Other commentators say that it is based on a true story involving a freak natural event (e.g., a large lake temporarily drained by an earthquake): a story that has been greatly embellished over the millennia. (Some of these commentators will take pains to make the point that both the original event and the subsequent embellishments are nonetheless meaningful.)
Still other commentators say that it happened exactly the way the Bible says it happened. (Some of these commentators will argue so much about historicity that they completely neglect the point that the event and its details are meaningful.)
There are ironies in all of the above positions: on the one hand, extolling the meaningfulness of what they consider at least a partial falsehood; on the other hand, extolling the reality of something with no known parallel in the real world today.
Speaking of ironies: Atheists, who worship only the god that is their personal gray matter, reject all of these positions as various forms of window dressing on clerical propaganda, even as they churn out propaganda for their own ideology that, for all of its rationalistic façade, is itself perversely fideistic and falls short in nearly every objective measure.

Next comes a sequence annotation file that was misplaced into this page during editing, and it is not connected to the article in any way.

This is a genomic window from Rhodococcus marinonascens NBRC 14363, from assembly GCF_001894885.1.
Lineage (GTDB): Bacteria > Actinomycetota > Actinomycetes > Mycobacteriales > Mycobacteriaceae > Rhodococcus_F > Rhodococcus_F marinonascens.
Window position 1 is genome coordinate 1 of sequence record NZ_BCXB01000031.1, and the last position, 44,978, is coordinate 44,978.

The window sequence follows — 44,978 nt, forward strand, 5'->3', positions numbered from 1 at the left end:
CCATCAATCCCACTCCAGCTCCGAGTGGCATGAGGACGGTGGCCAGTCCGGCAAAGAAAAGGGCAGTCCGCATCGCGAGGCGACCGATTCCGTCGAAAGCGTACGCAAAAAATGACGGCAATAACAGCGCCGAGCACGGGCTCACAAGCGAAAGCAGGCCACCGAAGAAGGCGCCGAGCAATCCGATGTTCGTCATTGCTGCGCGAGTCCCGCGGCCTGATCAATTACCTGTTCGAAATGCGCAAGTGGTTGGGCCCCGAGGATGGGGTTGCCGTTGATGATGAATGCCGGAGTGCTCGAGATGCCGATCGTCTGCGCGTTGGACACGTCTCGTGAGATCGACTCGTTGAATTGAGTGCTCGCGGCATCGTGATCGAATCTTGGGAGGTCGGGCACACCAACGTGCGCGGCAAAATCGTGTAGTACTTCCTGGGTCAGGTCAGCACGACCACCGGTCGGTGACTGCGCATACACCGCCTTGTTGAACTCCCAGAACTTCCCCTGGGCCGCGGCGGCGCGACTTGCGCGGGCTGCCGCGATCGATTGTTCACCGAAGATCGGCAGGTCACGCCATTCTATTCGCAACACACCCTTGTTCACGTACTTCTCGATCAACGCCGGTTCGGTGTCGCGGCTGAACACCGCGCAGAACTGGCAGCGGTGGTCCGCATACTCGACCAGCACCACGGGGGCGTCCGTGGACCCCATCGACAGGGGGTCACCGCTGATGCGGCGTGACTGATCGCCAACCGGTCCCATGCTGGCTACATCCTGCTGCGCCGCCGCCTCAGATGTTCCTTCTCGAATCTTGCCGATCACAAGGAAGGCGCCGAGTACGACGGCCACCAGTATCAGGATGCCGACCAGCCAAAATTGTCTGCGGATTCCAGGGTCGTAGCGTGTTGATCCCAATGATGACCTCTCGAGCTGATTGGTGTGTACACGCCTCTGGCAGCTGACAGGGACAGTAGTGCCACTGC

The only real answer is a rational fideism, relying upon God’s natural gift of reason and his supernatural gift of faith. The only satisfactory approach begins and ends neither in a soulless demythologizing nor in a mindless literalism, but in the gift of faith given by the ineffable God who works wonders in the real world as he wills and in his gift of a personal and communal relationship with himself.
Could God have parted the Red Sea? Of course. Moreover, the tangible reality of salvation history is a critical part of our faith. Our focus, however, must be on our relationship with God – your relationship with God, my relationship with God, our relationship with God - in every level of reality.
Thanks be to thee,
Lord God of hosts
Thou broughtest forth
with mighty hand
Israel safe from the sea.